in golf, but living under a rock for the last week, read on.
First, although young Hawaii golfer Michelle Wie did not make
the cut at this past weekend’s Sony Hawaiian Open Professional Golfers
Association (PGA) tournament, she is thanked for paving the way for a
new wave of young golfers, here and elsewhere. Without her pioneering
efforts, we might not be seeing local golfers like Kimberly Kim or
Another person who may have benefited from Wie’s way is
16-year-old Tadd Fujikawa. The young high school student was the
youngest golfer in 50 years to make the cut at a PGA event last week
after shooting rounds of 71 and 66. He followed that on Saturday with
another 66 but fell back on the final day to a two over par 72. Still,
this tied for 20th place, overall for the tournament.
Each of these golfers is making it easier for the next
generation to move a little closer to the dream of one day becoming the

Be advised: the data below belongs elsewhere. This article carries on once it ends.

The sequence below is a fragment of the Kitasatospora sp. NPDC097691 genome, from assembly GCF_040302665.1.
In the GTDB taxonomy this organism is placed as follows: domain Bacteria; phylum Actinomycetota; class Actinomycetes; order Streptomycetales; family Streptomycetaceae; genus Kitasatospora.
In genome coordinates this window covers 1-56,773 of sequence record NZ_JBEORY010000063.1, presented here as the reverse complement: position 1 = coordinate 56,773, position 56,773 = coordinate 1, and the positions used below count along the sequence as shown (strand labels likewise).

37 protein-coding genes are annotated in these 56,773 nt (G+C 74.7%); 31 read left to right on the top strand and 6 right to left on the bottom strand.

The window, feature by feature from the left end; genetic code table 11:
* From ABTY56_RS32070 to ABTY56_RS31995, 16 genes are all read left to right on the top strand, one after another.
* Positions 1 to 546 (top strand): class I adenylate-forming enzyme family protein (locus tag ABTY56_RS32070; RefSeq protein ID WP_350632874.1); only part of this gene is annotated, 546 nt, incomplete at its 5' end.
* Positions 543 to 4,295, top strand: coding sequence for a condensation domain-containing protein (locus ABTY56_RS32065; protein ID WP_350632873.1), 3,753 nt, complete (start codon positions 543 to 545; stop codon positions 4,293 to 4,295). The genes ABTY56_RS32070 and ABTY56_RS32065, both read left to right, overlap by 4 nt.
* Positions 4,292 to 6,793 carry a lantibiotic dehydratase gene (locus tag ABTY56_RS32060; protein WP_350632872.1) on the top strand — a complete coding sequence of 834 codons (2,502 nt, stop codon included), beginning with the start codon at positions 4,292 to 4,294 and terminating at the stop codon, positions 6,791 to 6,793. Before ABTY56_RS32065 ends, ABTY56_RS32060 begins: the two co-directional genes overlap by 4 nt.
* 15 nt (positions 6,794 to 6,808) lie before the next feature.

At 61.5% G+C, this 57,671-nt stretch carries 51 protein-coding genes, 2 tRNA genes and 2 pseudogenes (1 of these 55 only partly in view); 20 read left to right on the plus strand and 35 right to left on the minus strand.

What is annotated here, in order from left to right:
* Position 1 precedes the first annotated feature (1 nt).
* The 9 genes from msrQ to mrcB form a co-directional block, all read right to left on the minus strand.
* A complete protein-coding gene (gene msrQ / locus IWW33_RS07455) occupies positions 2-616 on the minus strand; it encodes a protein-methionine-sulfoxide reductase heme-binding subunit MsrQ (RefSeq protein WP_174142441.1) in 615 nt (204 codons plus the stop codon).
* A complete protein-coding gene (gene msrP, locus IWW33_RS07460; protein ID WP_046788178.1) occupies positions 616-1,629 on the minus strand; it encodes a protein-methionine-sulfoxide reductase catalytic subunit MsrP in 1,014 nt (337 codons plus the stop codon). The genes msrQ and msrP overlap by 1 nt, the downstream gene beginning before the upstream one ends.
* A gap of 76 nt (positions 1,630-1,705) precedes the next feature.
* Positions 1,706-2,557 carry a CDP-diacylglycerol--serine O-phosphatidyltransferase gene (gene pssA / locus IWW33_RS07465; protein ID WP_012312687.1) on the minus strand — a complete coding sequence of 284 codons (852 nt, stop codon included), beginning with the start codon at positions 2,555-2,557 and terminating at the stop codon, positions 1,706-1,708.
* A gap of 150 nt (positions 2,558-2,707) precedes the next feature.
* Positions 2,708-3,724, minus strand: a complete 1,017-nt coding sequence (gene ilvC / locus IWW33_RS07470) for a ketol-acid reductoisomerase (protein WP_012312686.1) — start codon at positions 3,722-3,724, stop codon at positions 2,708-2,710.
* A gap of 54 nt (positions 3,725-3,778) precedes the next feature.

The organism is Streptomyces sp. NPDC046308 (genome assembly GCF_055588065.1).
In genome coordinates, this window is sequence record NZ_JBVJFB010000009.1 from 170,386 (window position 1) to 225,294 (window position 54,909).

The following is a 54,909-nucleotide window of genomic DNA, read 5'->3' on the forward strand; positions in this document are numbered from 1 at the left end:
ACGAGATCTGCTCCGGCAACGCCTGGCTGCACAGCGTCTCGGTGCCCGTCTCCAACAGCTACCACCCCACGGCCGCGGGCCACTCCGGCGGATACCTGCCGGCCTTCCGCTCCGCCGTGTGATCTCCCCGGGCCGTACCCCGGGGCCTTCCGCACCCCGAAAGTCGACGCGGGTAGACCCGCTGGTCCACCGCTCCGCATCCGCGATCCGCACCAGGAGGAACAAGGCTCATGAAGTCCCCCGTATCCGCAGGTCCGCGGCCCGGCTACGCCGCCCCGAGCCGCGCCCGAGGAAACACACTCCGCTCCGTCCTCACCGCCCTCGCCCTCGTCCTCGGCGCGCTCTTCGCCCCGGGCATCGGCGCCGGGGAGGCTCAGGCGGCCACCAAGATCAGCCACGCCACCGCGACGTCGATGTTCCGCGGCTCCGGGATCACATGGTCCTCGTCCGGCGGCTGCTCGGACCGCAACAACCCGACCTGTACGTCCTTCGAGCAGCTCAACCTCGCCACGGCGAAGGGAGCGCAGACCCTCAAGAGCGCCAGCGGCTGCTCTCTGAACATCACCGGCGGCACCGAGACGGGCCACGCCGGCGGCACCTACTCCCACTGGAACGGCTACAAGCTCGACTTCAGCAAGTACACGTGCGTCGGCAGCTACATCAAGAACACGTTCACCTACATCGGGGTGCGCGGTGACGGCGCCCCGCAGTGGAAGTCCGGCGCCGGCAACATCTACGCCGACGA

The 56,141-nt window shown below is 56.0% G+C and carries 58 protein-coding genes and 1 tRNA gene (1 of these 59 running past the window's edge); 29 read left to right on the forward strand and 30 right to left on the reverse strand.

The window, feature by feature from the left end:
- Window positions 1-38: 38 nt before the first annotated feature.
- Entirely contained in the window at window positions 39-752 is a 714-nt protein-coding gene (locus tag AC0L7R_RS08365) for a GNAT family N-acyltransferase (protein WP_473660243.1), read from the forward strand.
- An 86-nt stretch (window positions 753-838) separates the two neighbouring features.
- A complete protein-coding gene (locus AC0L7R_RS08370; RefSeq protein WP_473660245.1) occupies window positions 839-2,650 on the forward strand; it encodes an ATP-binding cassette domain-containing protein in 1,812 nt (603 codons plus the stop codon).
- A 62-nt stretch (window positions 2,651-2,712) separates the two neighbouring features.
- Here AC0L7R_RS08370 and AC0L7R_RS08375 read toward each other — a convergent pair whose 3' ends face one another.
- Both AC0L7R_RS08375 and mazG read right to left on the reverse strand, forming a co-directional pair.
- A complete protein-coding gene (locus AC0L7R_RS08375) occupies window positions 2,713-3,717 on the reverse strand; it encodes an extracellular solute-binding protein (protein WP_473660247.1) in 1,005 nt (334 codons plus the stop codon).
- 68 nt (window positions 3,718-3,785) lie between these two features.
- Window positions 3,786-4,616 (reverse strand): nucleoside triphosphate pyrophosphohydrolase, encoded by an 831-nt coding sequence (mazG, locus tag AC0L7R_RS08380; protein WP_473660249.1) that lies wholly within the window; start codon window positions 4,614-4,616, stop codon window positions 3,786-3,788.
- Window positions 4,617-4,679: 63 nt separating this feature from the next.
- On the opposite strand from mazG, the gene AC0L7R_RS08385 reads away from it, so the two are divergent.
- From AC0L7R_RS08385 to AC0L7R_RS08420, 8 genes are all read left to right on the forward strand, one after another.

best at what they do. Good luck to all and thank you for all the hours
of work it takes to be as good as you are.
This Sunday is the 34th
annual Honolulu Marathon. At
5:00 in the morning, folks will be starting the 26.2 mile trek through
the streets of Honolulu to Hawaii Kai and back.
Here for an autograph session
include some of the greats of marathoning. Included are Kenya’s and
four time Olympic medalist Kip Keino, 1972 Olympic gold medalist Frank
Shorter, and three-time New York Marathon winner Alberto Salazar.
Not that I’m in their league, but over 20 years ago, I too was up
early and running my first, and only marathon. I took about six and and
a half hours to finish, but I finished. Recently, my mother was going
through some old pictures and found the contact print provided by the